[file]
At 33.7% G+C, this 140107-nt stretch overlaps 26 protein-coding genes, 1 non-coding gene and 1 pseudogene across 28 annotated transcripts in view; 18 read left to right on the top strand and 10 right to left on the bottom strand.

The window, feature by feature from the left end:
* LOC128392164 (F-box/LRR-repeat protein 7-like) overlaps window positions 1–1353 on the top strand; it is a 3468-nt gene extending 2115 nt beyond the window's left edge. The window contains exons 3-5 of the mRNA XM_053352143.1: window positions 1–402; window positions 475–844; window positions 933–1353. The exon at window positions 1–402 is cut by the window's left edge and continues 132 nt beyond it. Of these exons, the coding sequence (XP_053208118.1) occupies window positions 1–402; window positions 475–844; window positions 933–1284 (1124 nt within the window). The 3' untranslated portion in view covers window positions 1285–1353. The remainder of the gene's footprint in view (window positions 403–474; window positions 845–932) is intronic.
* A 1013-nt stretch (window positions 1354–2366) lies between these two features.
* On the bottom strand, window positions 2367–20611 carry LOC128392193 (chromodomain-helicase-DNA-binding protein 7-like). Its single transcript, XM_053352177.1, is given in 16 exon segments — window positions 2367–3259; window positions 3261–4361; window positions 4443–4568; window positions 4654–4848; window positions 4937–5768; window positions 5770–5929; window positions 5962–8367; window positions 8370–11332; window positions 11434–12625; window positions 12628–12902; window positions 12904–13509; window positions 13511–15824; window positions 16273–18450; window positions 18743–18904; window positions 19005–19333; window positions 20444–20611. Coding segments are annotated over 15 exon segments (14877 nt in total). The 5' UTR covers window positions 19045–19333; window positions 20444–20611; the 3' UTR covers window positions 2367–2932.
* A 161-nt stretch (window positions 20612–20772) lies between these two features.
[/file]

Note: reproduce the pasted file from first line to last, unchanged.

At 33.7% G+C, this 140107-nt stretch overlaps 26 protein-coding genes, 1 non-coding gene and 1 pseudogene across 28 annotated transcripts in view; 18 read left to right on the top strand and 10 right to left on the bottom strand.

The window, feature by feature from the left end:
* LOC128392164 (F-box/LRR-repeat protein 7-like) overlaps window positions 1–1353 on the top strand; it is a 3468-nt gene extending 2115 nt beyond the window's left edge. The window contains exons 3-5 of the mRNA XM_053352143.1: window positions 1–402; window positions 475–844; window positions 933–1353. The exon at window positions 1–402 is cut by the window's left edge and continues 132 nt beyond it. Of these exons, the coding sequence (XP_053208118.1) occupies window positions 1–402; window positions 475–844; window positions 933–1284 (1124 nt within the window). The 3' untranslated portion in view covers window positions 1285–1353. The remainder of the gene's footprint in view (window positions 403–474; window positions 845–932) is intronic.
* A 1013-nt stretch (window positions 1354–2366) lies between these two features.
* On the bottom strand, window positions 2367–20611 carry LOC128392193 (chromodomain-helicase-DNA-binding protein 7-like). Its single transcript, XM_053352177.1, is given in 16 exon segments — window positions 2367–3259; window positions 3261–4361; window positions 4443–4568; window positions 4654–4848; window positions 4937–5768; window positions 5770–5929; window positions 5962–8367; window positions 8370–11332; window positions 11434–12625; window positions 12628–12902; window positions 12904–13509; window positions 13511–15824; window positions 16273–18450; window positions 18743–18904; window positions 19005–19333; window positions 20444–20611. Coding segments are annotated over 15 exon segments (14877 nt in total). The 5' UTR covers window positions 19045–19333; window positions 20444–20611; the 3' UTR covers window positions 2367–2932.
* A 161-nt stretch (window positions 20612–20772) lies between these two features.